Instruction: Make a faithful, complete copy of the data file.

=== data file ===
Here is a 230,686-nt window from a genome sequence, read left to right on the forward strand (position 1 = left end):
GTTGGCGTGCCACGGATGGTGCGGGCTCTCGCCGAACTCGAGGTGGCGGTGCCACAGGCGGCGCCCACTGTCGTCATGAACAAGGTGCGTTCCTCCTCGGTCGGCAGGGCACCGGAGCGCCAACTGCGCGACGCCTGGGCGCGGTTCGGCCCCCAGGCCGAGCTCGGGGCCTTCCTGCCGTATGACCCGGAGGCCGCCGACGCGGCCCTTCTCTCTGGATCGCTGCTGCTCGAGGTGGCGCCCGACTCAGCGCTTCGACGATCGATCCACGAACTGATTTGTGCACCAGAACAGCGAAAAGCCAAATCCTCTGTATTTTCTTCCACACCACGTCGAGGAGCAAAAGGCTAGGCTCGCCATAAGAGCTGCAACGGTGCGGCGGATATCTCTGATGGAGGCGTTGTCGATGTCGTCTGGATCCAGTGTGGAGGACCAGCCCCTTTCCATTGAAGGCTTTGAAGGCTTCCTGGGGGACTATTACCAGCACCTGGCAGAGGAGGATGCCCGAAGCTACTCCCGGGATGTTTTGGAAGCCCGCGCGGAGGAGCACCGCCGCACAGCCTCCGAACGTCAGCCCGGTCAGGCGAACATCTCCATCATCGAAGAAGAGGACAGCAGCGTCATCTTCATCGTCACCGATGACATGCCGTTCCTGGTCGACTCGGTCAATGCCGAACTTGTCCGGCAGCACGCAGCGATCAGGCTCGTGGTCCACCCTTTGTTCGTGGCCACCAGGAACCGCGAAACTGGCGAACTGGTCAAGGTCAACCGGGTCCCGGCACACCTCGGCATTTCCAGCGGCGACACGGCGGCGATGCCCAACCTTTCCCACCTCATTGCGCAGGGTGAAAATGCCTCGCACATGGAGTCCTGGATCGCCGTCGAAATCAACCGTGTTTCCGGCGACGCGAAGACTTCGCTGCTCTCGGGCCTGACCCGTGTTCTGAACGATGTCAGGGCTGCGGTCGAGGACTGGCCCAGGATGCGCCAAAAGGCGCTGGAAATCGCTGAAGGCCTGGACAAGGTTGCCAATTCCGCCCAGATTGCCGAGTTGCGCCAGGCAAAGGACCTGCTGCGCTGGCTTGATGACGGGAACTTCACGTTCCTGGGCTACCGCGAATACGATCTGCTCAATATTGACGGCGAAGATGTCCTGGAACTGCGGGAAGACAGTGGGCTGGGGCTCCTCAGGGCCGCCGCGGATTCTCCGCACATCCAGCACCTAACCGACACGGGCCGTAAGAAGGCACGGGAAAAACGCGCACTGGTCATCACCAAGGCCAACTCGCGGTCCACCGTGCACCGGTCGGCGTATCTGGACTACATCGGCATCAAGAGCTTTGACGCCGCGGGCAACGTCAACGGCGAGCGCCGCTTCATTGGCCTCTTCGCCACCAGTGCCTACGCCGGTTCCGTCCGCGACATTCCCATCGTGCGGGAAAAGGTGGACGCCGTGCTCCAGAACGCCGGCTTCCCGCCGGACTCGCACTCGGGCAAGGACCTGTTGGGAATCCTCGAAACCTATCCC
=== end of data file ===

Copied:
Here is a 230,686-nt window from a genome sequence, read left to right on the forward strand (position 1 = left end):
GTTGGCGTGCCACGGATGGTGCGGGCTCTCGCCGAACTCGAGGTGGCGGTGCCACAGGCGGCGCCCACTGTCGTCATGAACAAGGTGCGTTCCTCCTCGGTCGGCAGGGCACCGGAGCGCCAACTGCGCGACGCCTGGGCGCGGTTCGGCCCCCAGGCCGAGCTCGGGGCCTTCCTGCCGTATGACCCGGAGGCCGCCGACGCGGCCCTTCTCTCTGGATCGCTGCTGCTCGAGGTGGCGCCCGACTCAGCGCTTCGACGATCGATCCACGAACTGATTTGTGCACCAGAACAGCGAAAAGCCAAATCCTCTGTATTTTCTTCCACACCACGTCGAGGAGCAAAAGGCTAGGCTCGCCATAAGAGCTGCAACGGTGCGGCGGATATCTCTGATGGAGGCGTTGTCGATGTCGTCTGGATCCAGTGTGGAGGACCAGCCCCTTTCCATTGAAGGCTTTGAAGGCTTCCTGGGGGACTATTACCAGCACCTGGCAGAGGAGGATGCCCGAAGCTACTCCCGGGATGTTTTGGAAGCCCGCGCGGAGGAGCACCGCCGCACAGCCTCCGAACGTCAGCCCGGTCAGGCGAACATCTCCATCATCGAAGAAGAGGACAGCAGCGTCATCTTCATCGTCACCGATGACATGCCGTTCCTGGTCGACTCGGTCAATGCCGAACTTGTCCGGCAGCACGCAGCGATCAGGCTCGTGGTCCACCCTTTGTTCGTGGCCACCAGGAACCGCGAAACTGGCGAACTGGTCAAGGTCAACCGGGTCCCGGCACACCTCGGCATTTCCAGCGGCGACACGGCGGCGATGCCCAACCTTTCCCACCTCATTGCGCAGGGTGAAAATGCCTCGCACATGGAGTCCTGGATCGCCGTCGAAATCAACCGTGTTTCCGGCGACGCGAAGACTTCGCTGCTCTCGGGCCTGACCCGTGTTCTGAACGATGTCAGGGCTGCGGTCGAGGACTGGCCCAGGATGCGCCAAAAGGCGCTGGAAATCGCTGAAGGCCTGGACAAGGTTGCCAATTCCGCCCAGATTGCCGAGTTGCGCCAGGCAAAGGACCTGCTGCGCTGGCTTGATGACGGGAACTTCACGTTCCTGGGCTACCGCGAATACGATCTGCTCAATATTGACGGCGAAGATGTCCTGGAACTGCGGGAAGACAGTGGGCTGGGGCTCCTCAGGGCCGCCGCGGATTCTCCGCACATCCAGCACCTAACCGACACGGGCCGTAAGAAGGCACGGGAAAAACGCGCACTGGTCATCACCAAGGCCAACTCGCGGTCCACCGTGCACCGGTCGGCGTATCTGGACTACATCGGCATCAAGAGCTTTGACGCCGCGGGCAACGTCAACGGCGAGCGCCGCTTCATTGGCCTCTTCGCCACCAGTGCCTACGCCGGTTCCGTCCGCGACATTCCCATCGTGCGGGAAAAGGTGGACGCCGTGCTCCAGAACGCCGGCTTCCCGCCGGACTCGCACTCGGGCAAGGACCTGTTGGGAATCCTCGAAACCTATCCC